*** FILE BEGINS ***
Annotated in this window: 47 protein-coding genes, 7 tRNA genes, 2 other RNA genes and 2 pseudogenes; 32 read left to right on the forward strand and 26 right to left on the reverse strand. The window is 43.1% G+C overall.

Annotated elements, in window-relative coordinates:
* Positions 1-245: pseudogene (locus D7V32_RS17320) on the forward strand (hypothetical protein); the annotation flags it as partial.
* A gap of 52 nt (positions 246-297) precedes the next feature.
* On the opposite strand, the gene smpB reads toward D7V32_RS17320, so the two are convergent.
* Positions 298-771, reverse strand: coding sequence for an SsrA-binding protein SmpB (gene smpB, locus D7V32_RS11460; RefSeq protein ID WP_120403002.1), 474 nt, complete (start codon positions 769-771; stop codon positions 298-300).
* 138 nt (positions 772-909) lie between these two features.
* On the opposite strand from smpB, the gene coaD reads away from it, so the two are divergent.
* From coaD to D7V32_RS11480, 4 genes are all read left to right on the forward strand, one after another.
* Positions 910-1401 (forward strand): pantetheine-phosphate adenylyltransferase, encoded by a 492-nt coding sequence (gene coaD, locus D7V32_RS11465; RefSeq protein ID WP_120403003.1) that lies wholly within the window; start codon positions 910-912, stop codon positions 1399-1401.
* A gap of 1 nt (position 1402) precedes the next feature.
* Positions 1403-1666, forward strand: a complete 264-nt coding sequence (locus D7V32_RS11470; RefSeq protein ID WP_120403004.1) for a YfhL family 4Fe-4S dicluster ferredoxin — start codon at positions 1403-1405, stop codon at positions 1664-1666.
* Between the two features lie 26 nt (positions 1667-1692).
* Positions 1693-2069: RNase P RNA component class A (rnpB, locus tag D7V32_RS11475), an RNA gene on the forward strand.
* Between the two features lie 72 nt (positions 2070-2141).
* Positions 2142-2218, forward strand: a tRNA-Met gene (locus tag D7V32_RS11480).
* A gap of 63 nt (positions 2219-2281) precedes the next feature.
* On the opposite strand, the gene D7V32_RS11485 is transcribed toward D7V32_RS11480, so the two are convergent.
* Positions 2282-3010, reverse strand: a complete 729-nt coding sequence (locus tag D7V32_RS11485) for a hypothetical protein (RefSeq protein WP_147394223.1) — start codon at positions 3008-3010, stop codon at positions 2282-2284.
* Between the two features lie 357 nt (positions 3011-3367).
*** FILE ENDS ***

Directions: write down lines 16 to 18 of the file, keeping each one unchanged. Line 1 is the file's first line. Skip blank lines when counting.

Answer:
* Positions 2142-2218, forward strand: a tRNA-Met gene (locus tag D7V32_RS11480).
* A gap of 63 nt (positions 2219-2281) precedes the next feature.
* On the opposite strand, the gene D7V32_RS11485 is transcribed toward D7V32_RS11480, so the two are convergent.